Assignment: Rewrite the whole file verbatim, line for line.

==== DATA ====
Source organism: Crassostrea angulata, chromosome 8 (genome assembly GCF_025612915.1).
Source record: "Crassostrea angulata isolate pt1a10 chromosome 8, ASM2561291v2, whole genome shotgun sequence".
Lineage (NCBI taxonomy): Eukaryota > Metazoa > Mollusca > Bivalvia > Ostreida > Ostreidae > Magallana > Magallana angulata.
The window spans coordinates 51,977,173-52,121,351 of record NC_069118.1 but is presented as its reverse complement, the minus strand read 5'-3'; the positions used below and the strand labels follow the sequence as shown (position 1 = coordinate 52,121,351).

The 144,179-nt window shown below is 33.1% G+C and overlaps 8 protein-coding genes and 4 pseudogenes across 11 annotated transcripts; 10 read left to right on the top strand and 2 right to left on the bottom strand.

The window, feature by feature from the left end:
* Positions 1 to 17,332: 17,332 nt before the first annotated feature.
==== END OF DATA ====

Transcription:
Source organism: Crassostrea angulata, chromosome 8 (genome assembly GCF_025612915.1).
Source record: "Crassostrea angulata isolate pt1a10 chromosome 8, ASM2561291v2, whole genome shotgun sequence".
Lineage (NCBI taxonomy): Eukaryota > Metazoa > Mollusca > Bivalvia > Ostreida > Ostreidae > Magallana > Magallana angulata.
The window spans coordinates 51,977,173-52,121,351 of record NC_069118.1 but is presented as its reverse complement, the minus strand read 5'-3'; the positions used below and the strand labels follow the sequence as shown (position 1 = coordinate 52,121,351).

The 144,179-nt window shown below is 33.1% G+C and overlaps 8 protein-coding genes and 4 pseudogenes across 11 annotated transcripts; 10 read left to right on the top strand and 2 right to left on the bottom strand.

The window, feature by feature from the left end:
* Positions 1 to 17,332: 17,332 nt before the first annotated feature.